Fresh from its merger with US Airways, American Airlines today announced agreements to buy at least 90 new 76-seat regional jets from rival planebuilders Bombardier of Canada and Embraer of Brazil. The aircraft will replace smaller regional aircraft scheduled for retirement.
Specifically, American has placed:
- Firm orders for 30 Bombardier CRJ900 NextGen aircraft, with options to buy 40 more.
- Firm orders for 60 Embraer E175 type aircraft, plus options on 90 more.
Together that totals a minimum of 90 jets and potentially as many as 220. Bombardier says that based on the list price for the CRJ900 NextGen aircraft, the firm orders are valued at approximately $1.42 billion. Embraer says the firm orders have a value of $2.5 billion at list price and will be included in its 2013 fourth-quarter backlog.
American is ordering all of its new planes in 76-seat configurations. The Bombardiers will feature 12 first-class seats, 32 main cabin extra seats, and 32 main cabin seats. The Embraers will have room for 12 first-class passengers, 20 more in main cabin extra, and 44 main cabin seats.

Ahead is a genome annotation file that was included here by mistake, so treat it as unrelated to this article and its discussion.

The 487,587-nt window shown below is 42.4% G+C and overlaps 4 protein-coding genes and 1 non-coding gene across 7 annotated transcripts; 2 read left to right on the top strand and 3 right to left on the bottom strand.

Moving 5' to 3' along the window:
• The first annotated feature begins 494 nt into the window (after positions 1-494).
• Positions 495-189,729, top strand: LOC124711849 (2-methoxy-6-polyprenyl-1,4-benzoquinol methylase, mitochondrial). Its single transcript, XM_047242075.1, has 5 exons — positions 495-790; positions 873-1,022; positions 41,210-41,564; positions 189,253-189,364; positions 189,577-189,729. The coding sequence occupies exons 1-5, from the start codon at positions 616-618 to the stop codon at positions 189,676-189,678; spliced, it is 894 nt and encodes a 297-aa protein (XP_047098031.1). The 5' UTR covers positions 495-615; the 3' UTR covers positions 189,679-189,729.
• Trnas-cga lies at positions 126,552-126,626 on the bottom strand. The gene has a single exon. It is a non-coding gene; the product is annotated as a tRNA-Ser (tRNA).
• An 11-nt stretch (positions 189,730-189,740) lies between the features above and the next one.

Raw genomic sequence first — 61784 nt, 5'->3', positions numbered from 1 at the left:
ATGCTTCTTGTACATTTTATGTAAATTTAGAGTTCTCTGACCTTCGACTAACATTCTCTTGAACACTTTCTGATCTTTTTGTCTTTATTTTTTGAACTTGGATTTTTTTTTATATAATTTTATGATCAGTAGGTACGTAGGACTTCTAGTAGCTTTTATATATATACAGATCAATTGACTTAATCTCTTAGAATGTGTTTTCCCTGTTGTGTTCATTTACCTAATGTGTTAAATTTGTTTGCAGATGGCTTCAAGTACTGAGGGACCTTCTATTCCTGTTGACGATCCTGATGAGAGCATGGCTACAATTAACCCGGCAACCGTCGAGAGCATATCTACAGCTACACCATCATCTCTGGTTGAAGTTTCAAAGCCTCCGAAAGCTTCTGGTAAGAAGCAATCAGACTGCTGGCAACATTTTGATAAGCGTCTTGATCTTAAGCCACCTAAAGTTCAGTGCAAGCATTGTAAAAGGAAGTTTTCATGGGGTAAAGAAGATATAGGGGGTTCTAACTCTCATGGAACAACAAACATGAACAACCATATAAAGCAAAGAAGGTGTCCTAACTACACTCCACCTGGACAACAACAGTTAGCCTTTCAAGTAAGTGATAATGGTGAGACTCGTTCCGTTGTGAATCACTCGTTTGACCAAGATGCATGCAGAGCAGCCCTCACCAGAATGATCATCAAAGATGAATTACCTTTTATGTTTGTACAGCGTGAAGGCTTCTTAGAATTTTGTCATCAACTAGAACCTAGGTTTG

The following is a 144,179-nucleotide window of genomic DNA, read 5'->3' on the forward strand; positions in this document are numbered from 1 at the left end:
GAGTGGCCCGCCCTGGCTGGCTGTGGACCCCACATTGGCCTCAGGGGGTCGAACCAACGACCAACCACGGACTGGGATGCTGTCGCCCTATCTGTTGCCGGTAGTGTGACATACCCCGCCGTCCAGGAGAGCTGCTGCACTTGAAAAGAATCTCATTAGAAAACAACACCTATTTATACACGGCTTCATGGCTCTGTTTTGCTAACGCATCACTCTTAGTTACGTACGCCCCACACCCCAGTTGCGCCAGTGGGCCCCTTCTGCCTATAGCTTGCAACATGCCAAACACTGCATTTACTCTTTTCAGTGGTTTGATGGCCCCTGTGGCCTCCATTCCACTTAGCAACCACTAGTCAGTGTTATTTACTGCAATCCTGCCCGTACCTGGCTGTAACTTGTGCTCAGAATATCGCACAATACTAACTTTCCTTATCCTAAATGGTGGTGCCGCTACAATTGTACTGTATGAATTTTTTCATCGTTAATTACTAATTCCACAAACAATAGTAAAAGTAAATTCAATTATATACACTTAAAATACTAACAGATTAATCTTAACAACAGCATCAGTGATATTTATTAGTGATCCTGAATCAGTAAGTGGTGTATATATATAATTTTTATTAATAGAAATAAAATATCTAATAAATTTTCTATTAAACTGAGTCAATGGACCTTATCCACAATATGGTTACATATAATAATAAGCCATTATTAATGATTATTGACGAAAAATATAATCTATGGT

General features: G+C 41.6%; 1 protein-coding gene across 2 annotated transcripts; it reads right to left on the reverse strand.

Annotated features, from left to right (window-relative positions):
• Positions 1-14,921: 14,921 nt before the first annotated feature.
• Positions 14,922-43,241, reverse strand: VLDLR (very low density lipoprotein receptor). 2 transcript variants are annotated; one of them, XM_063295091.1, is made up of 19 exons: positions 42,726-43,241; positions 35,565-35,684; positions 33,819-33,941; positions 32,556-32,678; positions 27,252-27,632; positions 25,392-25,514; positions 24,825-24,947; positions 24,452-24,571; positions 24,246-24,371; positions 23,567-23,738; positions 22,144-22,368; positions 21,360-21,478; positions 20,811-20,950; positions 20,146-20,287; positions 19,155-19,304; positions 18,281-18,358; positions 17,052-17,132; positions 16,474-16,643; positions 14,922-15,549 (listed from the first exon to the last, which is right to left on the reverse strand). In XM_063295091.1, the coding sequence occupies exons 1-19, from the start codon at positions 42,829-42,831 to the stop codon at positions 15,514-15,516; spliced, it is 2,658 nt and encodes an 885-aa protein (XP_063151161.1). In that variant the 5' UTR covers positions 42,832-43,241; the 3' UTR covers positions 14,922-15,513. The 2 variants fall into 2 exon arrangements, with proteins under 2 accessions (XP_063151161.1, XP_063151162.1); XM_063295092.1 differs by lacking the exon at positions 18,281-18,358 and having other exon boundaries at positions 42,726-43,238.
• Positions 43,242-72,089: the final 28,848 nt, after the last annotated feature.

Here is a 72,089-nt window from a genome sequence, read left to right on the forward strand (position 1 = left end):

The US carrier characterized the planned purchases as an upgrade to the capacity and efficiency of existing planes, explaining that the new planes will "replace smaller, less efficient 50-seat regional aircraft scheduled for retirement." The airline says it expects to begin "welcoming these new planes into the fleet" in 2014. It expects to begin taking deliveries in the second quarter of 2014.
The article Revived American Airlines Goes on a 90-Jet Buying Spree originally appeared on Fool.com.Fool contributor Rich Smith has no position in any stocks mentioned. The Motley Fool recommends Embraer-Empresa Brasileira. Try any of our Foolish newsletter services free for 30 days. We Fools may not all hold the same opinions, but we all believe that considering a diverse range of insights makes us better investors. The Motley Fool has a disclosure policy.
Copyright © 1995 - 2013 The Motley Fool, LLC. All rights reserved. The Motley Fool has a disclosure policy.